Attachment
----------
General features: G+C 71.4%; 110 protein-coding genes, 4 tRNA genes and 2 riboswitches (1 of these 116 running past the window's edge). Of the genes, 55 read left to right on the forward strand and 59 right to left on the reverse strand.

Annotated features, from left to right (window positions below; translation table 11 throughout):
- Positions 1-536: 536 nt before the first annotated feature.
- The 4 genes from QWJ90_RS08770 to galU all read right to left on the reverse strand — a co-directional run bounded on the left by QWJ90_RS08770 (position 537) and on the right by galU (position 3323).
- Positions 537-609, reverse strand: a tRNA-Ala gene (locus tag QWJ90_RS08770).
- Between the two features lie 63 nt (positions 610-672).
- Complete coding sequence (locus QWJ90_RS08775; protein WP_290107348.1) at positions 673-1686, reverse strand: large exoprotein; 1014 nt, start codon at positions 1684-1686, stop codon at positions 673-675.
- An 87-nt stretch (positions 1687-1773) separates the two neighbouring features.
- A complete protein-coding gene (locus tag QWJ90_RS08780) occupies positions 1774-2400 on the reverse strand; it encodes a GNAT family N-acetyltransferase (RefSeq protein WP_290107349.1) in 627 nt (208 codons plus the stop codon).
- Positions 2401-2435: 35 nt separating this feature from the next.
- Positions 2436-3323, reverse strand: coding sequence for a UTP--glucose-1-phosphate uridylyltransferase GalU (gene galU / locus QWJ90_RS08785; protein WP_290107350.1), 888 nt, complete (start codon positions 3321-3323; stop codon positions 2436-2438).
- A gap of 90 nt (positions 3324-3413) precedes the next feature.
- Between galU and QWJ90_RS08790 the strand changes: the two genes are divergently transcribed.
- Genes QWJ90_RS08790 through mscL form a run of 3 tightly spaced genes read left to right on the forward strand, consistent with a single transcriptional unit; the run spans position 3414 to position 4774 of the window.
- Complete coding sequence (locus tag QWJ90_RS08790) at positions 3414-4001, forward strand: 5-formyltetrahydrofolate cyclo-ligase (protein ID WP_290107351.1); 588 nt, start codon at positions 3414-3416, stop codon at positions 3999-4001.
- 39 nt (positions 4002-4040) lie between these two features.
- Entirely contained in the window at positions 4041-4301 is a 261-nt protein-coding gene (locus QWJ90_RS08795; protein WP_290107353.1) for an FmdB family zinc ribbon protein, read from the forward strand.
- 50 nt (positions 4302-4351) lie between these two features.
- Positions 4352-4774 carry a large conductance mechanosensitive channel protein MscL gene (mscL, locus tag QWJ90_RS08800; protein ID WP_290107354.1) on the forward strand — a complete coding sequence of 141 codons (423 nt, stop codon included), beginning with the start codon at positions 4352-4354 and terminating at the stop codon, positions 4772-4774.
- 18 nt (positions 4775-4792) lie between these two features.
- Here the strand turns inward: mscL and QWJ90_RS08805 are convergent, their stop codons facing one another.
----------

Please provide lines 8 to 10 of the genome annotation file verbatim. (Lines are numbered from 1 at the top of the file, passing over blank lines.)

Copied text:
- An 87-nt stretch (positions 1687-1773) separates the two neighbouring features.
- A complete protein-coding gene (locus tag QWJ90_RS08780) occupies positions 1774-2400 on the reverse strand; it encodes a GNAT family N-acetyltransferase (RefSeq protein WP_290107349.1) in 627 nt (208 codons plus the stop codon).
- Positions 2401-2435: 35 nt separating this feature from the next.